Puma Scan User Guide

The Puma Scan Professional Edition has many editions and configuration options that allow development teams to perform source code scans from Visual Studio, automated command line tasks, and build pipelines. Optimal performance and accuracy for an application is achieved by configuring the rules, editing tainted sources, and adding cleanse methods. The User Guide shows how to use and configure Puma Scan after completing the Installation Guide.

The following configuration features are available in the profession version only. Community edition users should visit the GitHub Repository to view, fork, and customize the source code directly.

Configuration

Puma Scan Professional allows custom configuration for all editions. The settings configuration allows users to configure the default scanner settings, rule options, custom tainted sources, custom cleanse methods, and suppress false positives.

Teams can start by customizing the global settings with the End User Edition. Global configuration options are located in the Settings.json file in the PumaSecurity roaming application data directory. We recommend storing customized global settings files in a secure backup location, such as a version control repository to ensure the global scanner configuration history is properly tracked.

On first analysis, the End User Edition creates an application-specific settings file (.pumafile) in the code repository with the defaults defined by the global configuration file. The .pumafile lives in the source control repository to enable historical tracking of all changes to the file. The .pumafile should be placed in the same directory as the solution file (.sln) being analyzed or in the root of the source control repository.

The Server and Azure DevOps Editions leverage the .pumafile stored in source control, along with the application source code, to configure Puma Scan in the build pipeline.

The following sections show the location of the settings files (Settings.json and .pumafile) and describe the schema in detail for development and security teams to customize Puma Scan.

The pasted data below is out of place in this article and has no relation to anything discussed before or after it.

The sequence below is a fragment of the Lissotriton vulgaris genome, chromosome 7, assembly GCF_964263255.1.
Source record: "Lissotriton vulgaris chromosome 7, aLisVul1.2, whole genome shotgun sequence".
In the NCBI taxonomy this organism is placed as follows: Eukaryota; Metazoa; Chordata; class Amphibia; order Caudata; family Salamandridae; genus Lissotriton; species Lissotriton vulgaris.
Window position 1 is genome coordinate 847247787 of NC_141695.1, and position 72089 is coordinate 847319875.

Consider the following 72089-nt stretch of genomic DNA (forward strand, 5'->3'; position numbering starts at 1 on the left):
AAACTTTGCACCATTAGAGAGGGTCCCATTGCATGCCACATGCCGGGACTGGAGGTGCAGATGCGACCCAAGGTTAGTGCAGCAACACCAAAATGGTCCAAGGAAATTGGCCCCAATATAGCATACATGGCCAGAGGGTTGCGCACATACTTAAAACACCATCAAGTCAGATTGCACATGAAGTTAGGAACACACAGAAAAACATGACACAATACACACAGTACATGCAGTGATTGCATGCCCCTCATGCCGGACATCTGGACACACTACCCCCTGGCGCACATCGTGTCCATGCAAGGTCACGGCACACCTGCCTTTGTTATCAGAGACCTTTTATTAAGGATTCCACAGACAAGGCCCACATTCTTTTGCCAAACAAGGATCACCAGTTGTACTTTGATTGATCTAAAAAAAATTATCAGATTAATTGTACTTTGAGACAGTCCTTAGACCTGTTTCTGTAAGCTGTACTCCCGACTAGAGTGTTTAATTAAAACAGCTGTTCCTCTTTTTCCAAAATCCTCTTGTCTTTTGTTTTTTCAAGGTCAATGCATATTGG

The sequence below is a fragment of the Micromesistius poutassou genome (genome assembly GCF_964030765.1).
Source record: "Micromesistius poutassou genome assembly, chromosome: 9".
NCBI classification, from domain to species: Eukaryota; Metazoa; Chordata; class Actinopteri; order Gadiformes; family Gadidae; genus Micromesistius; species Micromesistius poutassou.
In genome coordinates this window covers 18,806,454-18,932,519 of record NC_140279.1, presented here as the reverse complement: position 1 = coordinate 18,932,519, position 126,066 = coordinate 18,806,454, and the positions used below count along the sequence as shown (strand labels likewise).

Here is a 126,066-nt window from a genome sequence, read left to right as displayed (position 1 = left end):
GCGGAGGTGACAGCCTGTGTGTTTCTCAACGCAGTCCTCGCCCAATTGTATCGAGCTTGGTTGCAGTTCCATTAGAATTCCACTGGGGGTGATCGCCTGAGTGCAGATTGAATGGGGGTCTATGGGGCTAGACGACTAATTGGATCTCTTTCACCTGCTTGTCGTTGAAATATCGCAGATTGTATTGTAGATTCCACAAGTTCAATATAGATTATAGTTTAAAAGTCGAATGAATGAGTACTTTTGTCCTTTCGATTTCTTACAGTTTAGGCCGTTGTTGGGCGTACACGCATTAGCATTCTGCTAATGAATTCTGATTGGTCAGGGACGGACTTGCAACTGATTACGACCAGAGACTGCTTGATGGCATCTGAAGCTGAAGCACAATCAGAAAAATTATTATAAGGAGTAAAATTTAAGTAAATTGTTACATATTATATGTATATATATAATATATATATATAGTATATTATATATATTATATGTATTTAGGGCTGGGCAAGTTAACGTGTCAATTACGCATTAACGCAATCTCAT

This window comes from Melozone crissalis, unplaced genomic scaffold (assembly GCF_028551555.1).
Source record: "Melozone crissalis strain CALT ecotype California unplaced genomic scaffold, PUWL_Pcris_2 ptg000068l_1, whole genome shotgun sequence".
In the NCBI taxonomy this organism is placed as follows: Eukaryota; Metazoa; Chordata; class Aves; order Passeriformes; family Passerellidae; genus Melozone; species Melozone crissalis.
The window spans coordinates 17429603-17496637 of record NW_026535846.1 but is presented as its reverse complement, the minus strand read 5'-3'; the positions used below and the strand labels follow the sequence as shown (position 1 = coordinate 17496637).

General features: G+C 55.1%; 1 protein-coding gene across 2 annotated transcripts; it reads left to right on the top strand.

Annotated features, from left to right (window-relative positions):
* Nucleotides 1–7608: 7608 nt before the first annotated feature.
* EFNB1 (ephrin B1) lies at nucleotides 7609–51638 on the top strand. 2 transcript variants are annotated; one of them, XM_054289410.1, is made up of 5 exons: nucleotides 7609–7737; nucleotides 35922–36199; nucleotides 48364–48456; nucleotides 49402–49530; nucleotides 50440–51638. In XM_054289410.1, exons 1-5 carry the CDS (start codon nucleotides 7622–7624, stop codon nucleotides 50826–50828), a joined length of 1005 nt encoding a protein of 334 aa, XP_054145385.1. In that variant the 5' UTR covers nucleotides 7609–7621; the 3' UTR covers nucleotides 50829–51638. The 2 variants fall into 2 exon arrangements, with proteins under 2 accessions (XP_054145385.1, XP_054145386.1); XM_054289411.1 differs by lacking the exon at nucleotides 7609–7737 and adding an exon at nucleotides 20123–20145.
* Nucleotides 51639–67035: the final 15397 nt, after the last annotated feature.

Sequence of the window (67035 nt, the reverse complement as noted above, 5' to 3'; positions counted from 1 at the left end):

Global Settings File

End User Edition Settings

The End User Edition creates the global machine Settings.json file with the default settings during the analysis of the first solution. To generate this file:

  • Install the Puma Scan Visual Studio extension
  • Open a solution or project to analyze
  • Open Windows explorer and browse to the file location shown in Figure 1.


Server Edition Settings

The Server Edition’s installer creates the global machine Settings.json file during the installation. After completing the installation wizard, open Windows explorer and browse to the file location shown in Figure 1.


Azure DevOps Edition Settings

The Azure DevOps Edition is installed and executed on an ephemeral cloud hosted agent. No global machine Settings.json file exists. See the Azure DevOps User Guide for details on passing the path to the application-specific .pumafile to the Puma Scan build task.


Default Settings

Engineers can also view and download a sample default settings file to get started.

 

Figure 1: The End User and Server Edition’s global machine Settings.json file can be found in the following directory.

%appdata%\PumaSecurity\PumaScan

Local Settings File

On first analysis, individual applications will have the default global settings copied to a new .pumafile in the source control repository. The .pumafile should be committed to source control to ensure the Puma Scan configuration is consistent between between developer workstations, on-premise build servers, and Azure DevOps pipelines.